This summer Gulfies escape to Sarajevo and Baku

I’ve always had a vague impression that UAE nationals all head off to Europe for their summer holidays, sampling the cooler delights of London and Paris or the stylish beach resorts of the Cote d’Azur and Spanish costas.

But you can’t generalise about a whole country of course, and just recently I’ve come across evidence that many are more adventurous in their summer plans, willing to try out new destinations that aren’t on the traditional summer tourist trail.

Bosnia would not be many people’s idea of summer fun, but according to a recent report from Reuters many Gulf Arabs, Emiratis included, have headed off to Sarajevo and neighbouring resorts for a well-earned break.

Leaving aside the Balkans’ recent history as a genocidal war zone, you can see why. Bosnia has splendid scenery, facilities rebuilt since the 1990s war, and of course it has a rich Islamic heritage that would make many Gulf nationals feel at home.

It is also cheap. Property in some of the Bosnian resorts is competitive enough to attract permanent buyers rather than summer renters, and that has been a trend, according to Reuters, which also points to some incipient tensions with Bosnian locals over different cultural norms. I’m sure these won’t be a long-term impediment to Gulf tourism in the country.

Anyway, there is no such problem in the other example of an unexpected summer destination for Gulf tourism I came across – Azerbaijan.

Apparently, tourism from the Gulf region, and from the UAE in particular, is soaring since the “Land of Fire” decided to relax visa requirements for GCC residents last year. The Azerbaijan tourism website says there has been a 30-fold increase in UAE visitors this year since it decided to allow visa-free entry for Emiratis.

This seemed an improbably huge increase, but now I have reliable first-hand evidence to back it up. My wife and daughter are just back from their annual visit to my wife’s family in Baku, the Azerbaijani capital, and they report that the Azerbaijan Airlines flight was packed to and from Dubai.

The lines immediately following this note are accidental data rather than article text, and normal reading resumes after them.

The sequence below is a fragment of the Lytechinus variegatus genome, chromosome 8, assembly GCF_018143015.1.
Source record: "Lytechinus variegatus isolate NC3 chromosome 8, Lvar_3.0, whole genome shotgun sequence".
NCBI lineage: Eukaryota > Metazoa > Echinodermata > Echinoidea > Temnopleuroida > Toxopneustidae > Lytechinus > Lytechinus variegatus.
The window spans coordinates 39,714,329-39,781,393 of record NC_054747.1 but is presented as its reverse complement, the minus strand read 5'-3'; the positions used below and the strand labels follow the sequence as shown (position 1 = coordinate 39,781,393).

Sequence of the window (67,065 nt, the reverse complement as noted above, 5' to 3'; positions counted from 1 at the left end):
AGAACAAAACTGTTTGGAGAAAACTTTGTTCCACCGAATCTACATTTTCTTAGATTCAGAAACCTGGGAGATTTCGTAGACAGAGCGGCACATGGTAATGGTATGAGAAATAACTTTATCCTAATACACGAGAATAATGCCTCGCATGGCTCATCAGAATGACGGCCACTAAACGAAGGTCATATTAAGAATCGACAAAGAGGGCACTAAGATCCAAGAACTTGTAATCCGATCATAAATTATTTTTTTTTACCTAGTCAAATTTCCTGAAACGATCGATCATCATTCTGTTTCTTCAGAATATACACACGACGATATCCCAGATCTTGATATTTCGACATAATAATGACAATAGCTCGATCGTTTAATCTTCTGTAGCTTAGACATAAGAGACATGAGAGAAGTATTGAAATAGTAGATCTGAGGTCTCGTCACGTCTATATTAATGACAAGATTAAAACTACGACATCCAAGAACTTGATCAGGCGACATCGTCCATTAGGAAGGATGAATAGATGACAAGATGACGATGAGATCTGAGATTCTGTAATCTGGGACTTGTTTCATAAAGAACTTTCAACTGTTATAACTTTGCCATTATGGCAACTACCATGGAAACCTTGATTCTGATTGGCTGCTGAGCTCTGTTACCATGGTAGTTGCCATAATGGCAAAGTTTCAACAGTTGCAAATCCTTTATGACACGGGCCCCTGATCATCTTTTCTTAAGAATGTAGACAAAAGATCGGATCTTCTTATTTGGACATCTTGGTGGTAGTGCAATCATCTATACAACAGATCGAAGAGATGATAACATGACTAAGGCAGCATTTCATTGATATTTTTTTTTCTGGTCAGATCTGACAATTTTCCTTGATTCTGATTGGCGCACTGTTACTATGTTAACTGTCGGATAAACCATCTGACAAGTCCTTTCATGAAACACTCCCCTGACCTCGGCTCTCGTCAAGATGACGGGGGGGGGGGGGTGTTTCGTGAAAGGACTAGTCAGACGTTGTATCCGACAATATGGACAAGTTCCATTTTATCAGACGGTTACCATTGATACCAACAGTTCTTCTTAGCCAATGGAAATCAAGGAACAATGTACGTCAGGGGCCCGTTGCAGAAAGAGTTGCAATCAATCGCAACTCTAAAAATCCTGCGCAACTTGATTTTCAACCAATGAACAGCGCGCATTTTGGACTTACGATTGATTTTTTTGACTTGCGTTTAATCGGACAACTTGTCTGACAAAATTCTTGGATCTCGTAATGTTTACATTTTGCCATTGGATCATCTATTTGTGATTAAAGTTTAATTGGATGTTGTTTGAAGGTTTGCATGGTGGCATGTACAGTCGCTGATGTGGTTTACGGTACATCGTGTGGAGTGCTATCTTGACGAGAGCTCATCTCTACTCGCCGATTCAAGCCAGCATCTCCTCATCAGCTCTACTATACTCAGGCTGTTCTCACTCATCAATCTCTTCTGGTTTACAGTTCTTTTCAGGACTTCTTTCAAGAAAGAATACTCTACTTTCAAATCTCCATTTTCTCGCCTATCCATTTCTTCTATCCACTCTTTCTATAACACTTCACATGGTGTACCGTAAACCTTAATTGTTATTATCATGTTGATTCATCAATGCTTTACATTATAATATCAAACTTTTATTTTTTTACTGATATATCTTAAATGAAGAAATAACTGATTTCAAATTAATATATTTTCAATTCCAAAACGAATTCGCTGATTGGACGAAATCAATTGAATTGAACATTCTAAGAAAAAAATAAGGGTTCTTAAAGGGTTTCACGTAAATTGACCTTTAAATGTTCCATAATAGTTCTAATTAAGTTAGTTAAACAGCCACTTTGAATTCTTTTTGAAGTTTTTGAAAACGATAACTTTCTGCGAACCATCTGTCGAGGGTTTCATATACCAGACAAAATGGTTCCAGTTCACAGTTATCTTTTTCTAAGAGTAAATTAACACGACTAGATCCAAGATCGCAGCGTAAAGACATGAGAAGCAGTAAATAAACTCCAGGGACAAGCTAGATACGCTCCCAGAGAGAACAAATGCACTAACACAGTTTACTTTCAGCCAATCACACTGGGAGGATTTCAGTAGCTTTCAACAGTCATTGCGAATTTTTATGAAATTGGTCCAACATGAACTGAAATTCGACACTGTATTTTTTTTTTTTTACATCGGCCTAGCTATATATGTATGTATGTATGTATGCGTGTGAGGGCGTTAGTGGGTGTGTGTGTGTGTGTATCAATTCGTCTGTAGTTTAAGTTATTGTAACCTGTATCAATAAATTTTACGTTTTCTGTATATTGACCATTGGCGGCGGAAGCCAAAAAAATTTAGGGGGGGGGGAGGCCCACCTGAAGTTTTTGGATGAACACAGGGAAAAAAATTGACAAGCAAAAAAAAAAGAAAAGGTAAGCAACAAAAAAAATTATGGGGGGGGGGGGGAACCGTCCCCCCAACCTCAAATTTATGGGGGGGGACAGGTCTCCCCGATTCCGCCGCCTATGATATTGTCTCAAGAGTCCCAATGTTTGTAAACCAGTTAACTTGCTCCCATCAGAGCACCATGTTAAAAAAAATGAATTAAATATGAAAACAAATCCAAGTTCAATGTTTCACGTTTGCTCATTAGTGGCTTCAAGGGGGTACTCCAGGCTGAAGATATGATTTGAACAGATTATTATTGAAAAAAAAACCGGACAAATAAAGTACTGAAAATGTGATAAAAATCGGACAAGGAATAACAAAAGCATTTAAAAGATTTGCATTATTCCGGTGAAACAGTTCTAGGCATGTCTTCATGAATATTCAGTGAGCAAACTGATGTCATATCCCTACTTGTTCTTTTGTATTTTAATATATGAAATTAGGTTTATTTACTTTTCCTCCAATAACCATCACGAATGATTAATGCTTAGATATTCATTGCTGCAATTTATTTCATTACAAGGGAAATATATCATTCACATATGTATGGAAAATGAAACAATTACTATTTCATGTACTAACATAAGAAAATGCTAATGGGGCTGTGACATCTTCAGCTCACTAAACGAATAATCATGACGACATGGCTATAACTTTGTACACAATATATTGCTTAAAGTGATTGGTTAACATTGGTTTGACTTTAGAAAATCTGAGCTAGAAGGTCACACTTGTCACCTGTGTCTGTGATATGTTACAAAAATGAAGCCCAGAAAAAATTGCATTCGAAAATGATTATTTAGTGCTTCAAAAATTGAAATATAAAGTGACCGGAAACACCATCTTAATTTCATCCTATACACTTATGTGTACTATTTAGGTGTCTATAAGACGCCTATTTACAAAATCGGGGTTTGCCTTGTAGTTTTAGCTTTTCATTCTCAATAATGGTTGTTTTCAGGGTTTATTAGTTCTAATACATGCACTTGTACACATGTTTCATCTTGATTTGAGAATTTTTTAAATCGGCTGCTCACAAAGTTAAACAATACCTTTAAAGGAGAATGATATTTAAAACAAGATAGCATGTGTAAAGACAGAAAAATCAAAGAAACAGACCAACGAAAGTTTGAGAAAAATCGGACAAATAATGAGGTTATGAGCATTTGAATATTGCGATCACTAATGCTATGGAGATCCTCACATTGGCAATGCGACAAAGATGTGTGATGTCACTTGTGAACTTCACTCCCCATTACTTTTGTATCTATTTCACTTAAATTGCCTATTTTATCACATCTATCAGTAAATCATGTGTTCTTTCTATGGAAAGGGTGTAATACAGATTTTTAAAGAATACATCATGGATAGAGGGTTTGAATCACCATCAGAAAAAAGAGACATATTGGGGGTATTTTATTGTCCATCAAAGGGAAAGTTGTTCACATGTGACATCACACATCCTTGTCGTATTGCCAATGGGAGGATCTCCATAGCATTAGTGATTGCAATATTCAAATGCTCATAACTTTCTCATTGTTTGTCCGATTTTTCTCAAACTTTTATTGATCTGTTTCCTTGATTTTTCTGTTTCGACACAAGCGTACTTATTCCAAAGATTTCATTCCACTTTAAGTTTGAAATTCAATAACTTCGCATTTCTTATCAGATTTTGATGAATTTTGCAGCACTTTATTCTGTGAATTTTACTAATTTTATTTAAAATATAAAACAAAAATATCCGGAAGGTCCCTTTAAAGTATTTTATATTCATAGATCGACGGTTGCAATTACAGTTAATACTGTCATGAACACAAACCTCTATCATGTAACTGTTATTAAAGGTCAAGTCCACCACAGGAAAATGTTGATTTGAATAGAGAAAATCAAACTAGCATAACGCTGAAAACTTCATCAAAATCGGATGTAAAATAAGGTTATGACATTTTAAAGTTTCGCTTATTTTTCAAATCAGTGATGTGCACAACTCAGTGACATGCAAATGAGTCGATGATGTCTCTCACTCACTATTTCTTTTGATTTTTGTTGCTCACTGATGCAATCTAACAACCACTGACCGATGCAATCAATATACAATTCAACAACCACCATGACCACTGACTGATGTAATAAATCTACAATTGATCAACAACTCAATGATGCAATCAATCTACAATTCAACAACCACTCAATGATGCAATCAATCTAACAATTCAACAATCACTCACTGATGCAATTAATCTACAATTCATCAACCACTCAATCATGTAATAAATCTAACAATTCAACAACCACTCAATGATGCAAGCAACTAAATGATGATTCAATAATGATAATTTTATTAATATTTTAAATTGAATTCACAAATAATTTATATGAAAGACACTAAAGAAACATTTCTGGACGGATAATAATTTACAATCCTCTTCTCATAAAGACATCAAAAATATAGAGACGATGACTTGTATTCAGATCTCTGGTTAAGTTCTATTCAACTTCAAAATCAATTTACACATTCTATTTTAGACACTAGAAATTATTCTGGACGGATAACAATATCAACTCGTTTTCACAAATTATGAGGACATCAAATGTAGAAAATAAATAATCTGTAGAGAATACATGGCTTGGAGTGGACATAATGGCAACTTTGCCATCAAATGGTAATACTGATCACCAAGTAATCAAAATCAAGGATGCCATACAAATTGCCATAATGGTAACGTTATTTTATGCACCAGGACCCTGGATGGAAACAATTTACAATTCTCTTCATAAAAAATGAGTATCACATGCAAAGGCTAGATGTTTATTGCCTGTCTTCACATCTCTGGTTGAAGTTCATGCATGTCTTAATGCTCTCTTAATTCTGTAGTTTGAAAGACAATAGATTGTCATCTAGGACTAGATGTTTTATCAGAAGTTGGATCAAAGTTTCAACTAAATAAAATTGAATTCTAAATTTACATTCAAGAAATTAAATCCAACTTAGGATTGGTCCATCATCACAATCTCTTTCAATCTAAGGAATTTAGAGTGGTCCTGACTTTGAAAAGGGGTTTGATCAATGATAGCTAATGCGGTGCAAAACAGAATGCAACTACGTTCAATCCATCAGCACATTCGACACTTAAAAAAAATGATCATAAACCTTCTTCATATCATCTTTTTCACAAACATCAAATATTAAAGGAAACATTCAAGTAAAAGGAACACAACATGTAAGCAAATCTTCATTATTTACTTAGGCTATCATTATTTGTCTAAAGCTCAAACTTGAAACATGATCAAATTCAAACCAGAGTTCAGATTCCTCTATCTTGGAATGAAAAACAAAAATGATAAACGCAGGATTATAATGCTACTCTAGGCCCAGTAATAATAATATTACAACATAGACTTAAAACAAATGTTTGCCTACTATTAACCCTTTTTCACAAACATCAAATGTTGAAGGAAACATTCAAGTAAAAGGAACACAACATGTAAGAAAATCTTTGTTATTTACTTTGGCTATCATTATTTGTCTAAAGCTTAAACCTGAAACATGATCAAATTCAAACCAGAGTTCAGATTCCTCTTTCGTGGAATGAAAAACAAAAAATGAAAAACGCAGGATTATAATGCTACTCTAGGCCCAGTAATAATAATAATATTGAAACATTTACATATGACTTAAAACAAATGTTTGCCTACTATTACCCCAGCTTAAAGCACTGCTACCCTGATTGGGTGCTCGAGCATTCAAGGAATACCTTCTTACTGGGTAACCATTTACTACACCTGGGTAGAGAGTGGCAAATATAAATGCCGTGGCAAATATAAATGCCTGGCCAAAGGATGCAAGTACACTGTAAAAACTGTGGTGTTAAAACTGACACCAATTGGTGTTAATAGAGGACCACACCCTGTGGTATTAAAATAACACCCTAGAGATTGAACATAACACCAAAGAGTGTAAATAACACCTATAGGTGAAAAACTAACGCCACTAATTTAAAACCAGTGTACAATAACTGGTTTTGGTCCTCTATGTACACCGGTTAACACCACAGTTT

I’ve made this trip many times, and it’s usually a cabin full of people all involved in some kind of commerce. This summer, however, my wife reports it was predominantly family groups of Emiratis all heading off for their annual escape from the searing heat of the Gulf.

They find Baku a cooler alternative, with a rich cultural heritage and Islamic history that makes them feel at home. It’s also close to the fine beaches of the Caspian.

Baku is my seven-year-old daughter’s second home, and she loves it there for the freedom and the outdoor life. She can live in my brother-in-law’s little house outside the city, complete with chickens, ducks and many other animals – things she doesn’t get in a Dubai apartment.

This year, the whole extended family of in-laws headed off outside Baku for a long weekend. The ancient town of Qabala in the foothills of the Caucasus Mountains is now an all-year round resort, with skiing in winter and lots of other attractions in summer – not least Qabalaland, an Azerbaijan-themed pleasure park.

It was also, apparently, a top destination for Emirati tourists this year, with many hotels and villas booked out to UAE nationals. Arabic, a rare language in Azerbaijan which relies on Azeri and Russian, was widely spoken by enterprising locals who obviously saw a lucrative marketing opportunity.

I can imagine the Azerbaijan tourism marketing campaign: “Tired of the summer heat? Come to the Land of Fire”.

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